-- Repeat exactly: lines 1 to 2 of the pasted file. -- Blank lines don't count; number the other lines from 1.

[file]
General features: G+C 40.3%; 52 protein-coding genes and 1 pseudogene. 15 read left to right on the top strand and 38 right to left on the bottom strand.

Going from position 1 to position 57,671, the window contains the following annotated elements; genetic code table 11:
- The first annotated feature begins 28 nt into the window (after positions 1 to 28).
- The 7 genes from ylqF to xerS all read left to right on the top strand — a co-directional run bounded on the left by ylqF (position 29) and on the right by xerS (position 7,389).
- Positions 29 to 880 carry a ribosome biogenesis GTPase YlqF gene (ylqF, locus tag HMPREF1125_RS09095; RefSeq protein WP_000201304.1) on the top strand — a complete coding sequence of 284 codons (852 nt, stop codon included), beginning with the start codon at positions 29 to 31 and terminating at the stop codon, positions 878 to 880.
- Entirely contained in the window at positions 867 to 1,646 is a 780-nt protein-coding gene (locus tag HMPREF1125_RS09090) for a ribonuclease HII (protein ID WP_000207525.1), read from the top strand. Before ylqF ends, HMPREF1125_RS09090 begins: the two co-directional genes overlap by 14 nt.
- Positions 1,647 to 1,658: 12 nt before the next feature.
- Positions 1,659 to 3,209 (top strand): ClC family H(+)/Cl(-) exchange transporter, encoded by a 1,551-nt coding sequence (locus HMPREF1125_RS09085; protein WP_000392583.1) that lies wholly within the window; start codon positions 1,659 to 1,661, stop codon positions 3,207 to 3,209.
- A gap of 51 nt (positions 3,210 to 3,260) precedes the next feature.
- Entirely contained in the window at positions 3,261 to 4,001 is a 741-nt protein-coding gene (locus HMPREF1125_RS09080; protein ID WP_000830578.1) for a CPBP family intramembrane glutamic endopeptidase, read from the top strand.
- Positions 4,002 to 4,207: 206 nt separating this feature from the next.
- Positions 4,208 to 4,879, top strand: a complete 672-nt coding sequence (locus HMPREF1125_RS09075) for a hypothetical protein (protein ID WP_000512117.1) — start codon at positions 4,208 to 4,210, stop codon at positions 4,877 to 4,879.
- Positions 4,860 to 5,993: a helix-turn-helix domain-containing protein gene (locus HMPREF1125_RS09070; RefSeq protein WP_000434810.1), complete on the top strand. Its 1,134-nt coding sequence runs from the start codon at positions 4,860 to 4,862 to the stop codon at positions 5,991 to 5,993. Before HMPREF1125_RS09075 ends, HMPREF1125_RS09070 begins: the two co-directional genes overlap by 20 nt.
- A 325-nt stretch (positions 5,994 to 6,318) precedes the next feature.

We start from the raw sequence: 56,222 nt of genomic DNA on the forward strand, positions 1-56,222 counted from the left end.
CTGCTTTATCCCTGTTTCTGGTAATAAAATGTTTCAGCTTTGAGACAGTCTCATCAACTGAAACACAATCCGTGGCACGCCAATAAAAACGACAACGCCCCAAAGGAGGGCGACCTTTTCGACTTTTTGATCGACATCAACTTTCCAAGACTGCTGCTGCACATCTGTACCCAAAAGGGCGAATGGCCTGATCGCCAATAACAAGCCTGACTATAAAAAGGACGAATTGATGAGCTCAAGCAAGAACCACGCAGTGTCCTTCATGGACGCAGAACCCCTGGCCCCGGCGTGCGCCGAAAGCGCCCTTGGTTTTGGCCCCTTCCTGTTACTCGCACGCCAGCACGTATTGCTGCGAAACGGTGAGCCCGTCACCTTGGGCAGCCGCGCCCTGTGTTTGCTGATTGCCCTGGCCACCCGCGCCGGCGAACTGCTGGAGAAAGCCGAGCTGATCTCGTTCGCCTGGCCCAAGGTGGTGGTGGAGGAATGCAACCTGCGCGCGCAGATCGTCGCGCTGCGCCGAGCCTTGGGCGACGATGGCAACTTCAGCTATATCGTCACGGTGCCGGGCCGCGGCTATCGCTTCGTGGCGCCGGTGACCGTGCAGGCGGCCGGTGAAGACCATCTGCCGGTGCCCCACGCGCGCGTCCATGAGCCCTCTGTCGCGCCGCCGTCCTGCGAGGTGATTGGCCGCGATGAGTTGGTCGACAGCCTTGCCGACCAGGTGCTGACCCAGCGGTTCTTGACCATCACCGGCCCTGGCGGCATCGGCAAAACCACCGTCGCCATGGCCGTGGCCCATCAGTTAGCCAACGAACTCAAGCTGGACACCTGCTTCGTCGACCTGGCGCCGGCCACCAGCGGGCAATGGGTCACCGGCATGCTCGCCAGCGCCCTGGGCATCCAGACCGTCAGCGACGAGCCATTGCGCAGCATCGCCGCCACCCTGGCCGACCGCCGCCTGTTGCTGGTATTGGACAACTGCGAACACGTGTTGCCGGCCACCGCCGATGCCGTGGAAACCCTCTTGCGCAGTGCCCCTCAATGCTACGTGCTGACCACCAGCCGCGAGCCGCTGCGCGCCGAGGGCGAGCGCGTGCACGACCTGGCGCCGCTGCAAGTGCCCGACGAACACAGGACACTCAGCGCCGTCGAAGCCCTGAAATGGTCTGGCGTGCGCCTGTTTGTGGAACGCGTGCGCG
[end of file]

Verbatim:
General features: G+C 40.3%; 52 protein-coding genes and 1 pseudogene. 15 read left to right on the top strand and 38 right to left on the bottom strand.

Going from position 1 to position 57,671, the window contains the following annotated elements; genetic code table 11: